Op-Ed

Silent Sam and other Civil War monuments rose on race

A look back at the history of UNC’s Silent Sam

The Confederate statue on the UNC-Chapel Hill campus known as 'Silent Sam' was a point of friction and protest long before becoming part of the national conversation. Here's a look at the monument's history.
Up Next
The Confederate statue on the UNC-Chapel Hill campus known as 'Silent Sam' was a point of friction and protest long before becoming part of the national conversation. Here's a look at the monument's history.

In the debates over Chapel Hill’s Confederate monument, scholars and activists frequently cite Julian Carr’s 1913 dedication speech. Carr argued that “during the four years immediately succeeding the war,” the Confederate soldier’s “courage and steadfastness saved the very life of the Anglo Saxon race in the South.” Carr placed the monument in a larger context than the Civil War. In the late 1860s, Reconstruction created non-racial, national citizenship and inspired local challenges to white supremacy. However, violent resistance by former Confederates overthrew Reconstruction in the 1870s, and at the turn of the twentieth century, white supremacists used disenfranchisement to quash further biracial activism. Carr celebrated the defeat of Reconstruction, the subsequent victory of white supremacy and the Confederate veteran’s role in both. But just how common was Carr’s decision to bring up race and Reconstruction at a monument to the ordinary Confederate soldier?

To answer this question, I searched for dedication speeches that were given at Confederate soldier monuments across North Carolina. Most orations were given by veterans and state officials. I successfully tracked down 30, and they support two conclusions: 1) white nationalism was a fixture of Confederate monumentation, and 2) Confederate soldier monuments honored veterans for their postwar success in eroding black equality as much as for their failed wartime sacrifices.

Racist language pervades the dedication speeches. If one assumes that the speaker is excluding blacks from the term “southerners,” when its use clearly meant only white southerners, then white identity politics are present in every speech. But speakers were often more explicit. 14 speeches explicitly invoked “our Anglo-Saxon ancestors,” “love of race,” or “your own race and blood.”

In front of Charlotte’s common soldier monument, dedicated in 1910, Judge Armistead Burwell admonished his audience to “be reminded by this silent soldier ... to protect from taint the Saxon blood that courses in your veins.” Eleven years later, in Caswell County, Chief Executive of the North Carolina Daughters of the Confederacy Mary Kerr Spencer declared, “We are proud of the fact that North Carolina has the finest and purest strain of Anglo-Saxon blood in the veins of her people on the American continent.” At a 1909 dedication, Gov.William Kitchin extolled whites for their subjugation of black Americans, Central Americans, Asians, Africans and Native Americans. In this project of global racial ordering, he proudly proclaimed, “the Confederate veteran has had his full share.”

Reconstruction was another recurrent theme. Thirteen of the speeches described the postwar period. Orators spun a narrative of Reconstruction as a tragic era of misrule stemming from black suffrage. Carr alluded to Reconstruction as the time “when ‘the bottom rail was on top,’ ” suggesting – incorrectly – that former slaves had become politically dominant. Confederate veteran John C. McLauchlin tapped into a deeper anxiety at the Wadesboro monument. He said that during Reconstruction “our homes were not inviolable, our women were not secure from the assaults of the brutish,” conjuring up the white nightmare of black rapists.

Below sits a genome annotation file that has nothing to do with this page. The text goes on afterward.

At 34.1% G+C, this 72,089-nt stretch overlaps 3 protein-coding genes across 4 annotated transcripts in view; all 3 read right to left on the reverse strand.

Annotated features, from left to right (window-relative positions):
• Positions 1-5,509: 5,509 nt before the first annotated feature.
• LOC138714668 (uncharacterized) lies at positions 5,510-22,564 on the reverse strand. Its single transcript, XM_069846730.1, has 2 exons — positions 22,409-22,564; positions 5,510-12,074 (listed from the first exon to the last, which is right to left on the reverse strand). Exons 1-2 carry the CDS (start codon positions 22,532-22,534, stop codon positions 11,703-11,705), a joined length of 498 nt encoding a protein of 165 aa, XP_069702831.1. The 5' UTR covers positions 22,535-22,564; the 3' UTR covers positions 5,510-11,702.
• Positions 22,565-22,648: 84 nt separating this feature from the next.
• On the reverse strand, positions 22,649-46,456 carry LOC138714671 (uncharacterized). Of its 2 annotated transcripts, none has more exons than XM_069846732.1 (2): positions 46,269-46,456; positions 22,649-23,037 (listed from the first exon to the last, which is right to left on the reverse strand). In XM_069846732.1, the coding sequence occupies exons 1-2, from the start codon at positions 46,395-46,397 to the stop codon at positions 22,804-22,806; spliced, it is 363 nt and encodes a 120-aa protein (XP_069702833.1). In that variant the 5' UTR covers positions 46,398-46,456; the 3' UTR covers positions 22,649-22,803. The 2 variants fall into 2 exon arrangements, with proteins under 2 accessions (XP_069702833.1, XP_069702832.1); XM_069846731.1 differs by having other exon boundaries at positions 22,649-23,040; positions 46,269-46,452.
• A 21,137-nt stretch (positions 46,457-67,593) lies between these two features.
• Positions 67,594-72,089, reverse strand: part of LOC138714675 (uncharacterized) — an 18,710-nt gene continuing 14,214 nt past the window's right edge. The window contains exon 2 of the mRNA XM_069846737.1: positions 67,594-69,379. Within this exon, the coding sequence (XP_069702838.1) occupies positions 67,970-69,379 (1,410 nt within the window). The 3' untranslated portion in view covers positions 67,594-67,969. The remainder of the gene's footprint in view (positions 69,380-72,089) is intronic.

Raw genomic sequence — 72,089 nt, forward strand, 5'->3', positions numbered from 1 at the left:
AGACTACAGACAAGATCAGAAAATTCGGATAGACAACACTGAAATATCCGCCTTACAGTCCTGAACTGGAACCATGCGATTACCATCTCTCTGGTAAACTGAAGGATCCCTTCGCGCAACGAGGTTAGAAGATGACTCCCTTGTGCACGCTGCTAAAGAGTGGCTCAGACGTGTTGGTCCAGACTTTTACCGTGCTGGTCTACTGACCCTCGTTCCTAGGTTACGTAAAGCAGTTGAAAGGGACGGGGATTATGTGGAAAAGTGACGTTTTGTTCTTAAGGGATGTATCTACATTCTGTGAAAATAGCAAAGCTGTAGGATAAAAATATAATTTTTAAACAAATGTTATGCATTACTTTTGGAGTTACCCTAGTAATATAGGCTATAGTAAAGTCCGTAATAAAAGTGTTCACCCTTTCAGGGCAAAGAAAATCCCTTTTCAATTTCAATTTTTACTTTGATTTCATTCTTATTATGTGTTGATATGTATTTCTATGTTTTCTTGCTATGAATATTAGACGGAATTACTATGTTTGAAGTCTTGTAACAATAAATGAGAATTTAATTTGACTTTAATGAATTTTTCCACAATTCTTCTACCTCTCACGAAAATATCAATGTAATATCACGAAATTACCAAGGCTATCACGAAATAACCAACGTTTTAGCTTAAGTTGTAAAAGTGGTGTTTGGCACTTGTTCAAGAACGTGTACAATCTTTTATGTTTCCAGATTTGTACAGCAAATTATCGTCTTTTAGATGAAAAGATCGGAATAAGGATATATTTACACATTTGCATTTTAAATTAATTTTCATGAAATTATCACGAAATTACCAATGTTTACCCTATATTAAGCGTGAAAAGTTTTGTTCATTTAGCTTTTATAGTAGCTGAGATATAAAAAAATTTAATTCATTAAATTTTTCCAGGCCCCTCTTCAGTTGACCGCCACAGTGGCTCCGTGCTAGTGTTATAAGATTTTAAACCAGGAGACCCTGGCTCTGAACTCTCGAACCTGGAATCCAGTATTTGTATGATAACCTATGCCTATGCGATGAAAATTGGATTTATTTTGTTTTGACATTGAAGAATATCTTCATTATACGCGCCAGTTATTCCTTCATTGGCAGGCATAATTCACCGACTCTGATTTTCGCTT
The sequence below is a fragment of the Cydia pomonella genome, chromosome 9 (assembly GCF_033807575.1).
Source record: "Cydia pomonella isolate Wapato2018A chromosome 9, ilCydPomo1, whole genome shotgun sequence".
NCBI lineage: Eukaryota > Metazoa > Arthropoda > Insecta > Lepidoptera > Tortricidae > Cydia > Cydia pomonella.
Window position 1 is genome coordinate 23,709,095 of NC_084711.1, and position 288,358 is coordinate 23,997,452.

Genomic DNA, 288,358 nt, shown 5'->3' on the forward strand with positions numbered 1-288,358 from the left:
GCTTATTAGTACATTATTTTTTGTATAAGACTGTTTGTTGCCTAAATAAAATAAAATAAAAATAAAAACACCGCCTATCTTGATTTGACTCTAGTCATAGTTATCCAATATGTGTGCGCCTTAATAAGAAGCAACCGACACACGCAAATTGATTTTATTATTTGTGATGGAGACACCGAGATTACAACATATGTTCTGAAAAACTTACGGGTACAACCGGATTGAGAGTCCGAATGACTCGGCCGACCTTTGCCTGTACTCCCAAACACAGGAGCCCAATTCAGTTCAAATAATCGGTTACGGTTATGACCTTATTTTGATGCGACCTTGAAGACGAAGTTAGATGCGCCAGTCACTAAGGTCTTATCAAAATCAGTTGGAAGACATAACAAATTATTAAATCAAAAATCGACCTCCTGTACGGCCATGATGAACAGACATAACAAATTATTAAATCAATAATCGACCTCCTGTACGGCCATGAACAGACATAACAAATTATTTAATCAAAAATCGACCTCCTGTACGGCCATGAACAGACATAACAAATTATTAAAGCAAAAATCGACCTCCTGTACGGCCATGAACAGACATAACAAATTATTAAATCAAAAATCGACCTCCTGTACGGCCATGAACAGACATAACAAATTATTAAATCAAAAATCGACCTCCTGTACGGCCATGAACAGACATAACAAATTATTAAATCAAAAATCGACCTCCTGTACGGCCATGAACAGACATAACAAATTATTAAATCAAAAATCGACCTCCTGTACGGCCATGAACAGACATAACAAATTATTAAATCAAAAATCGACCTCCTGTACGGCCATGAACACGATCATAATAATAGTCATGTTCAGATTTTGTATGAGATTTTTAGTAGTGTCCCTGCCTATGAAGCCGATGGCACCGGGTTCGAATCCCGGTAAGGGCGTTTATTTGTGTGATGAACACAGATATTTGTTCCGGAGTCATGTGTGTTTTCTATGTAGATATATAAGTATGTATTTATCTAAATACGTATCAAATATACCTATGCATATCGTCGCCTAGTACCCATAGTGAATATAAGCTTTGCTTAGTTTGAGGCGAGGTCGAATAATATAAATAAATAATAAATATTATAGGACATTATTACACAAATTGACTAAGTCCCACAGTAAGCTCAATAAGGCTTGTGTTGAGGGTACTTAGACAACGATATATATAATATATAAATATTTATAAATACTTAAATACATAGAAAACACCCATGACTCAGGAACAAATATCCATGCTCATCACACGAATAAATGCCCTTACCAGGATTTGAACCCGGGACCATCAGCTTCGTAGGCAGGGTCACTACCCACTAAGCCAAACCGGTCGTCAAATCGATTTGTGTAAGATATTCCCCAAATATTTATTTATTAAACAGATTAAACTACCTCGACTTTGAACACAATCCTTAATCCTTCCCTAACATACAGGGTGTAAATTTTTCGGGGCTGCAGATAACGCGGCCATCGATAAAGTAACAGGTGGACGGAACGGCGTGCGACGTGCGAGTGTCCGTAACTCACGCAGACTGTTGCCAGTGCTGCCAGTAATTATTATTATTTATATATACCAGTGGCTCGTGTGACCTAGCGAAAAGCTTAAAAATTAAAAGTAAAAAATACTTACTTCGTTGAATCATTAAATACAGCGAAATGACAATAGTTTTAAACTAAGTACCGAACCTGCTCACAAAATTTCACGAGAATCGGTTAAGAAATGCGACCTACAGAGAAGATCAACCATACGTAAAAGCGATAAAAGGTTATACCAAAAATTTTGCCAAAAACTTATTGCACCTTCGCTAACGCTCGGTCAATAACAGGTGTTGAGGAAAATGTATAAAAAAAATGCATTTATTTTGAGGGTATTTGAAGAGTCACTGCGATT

People at the time disputed this interpretation, and historians have thoroughly discredited it. Nevertheless, it was a story that white supremacists used to justify disenfranchisement and imagine Confederate veterans as heroes. At the dedication of the Pittsboro soldiers’ monument in 1907, Judge Walter Clark told fellow veterans “in the years following (the war) you were equal to the highest duties of the citizen.” Gov. Thomas Bickett told a Rocky Mount audience in 1917 that “the example of the heroism and fortitude of the Confederate soldier has been worth more since the war was over than the war cost.” Kitchin was “glad the leaders in war had become the leaders in peace.”

Monuments to the common Confederate soldier were inseparable from white nationalism. They were built to celebrate veterans’ successful efforts to circumscribe black citizenship, and dedication speakers wanted those actions to inspire others. D.H. Hill Jr., son of a famous general, even went as far as to say proudly and without irony, “We are all slaves of the dead. Because men who lived before us did certain things we continue to do them.” Shall we continue to be slaves to the dead? Or perhaps we should listen to Osborne Lochrane, a Georgia Confederate who actually supported Reconstruction, when he said in late 1865, “Let not pride, prejudice and folly blind us and lead us stumbling backward over a wilderness of graves to meet the embrace of death; for we must be men, not monuments.” Living people change, but monuments do not.

Brian K. Fennessy is a history Ph.D. candidate at the University of North Carolina at Chapel Hill. His dissertation is on Reconstruction politics.

  Comments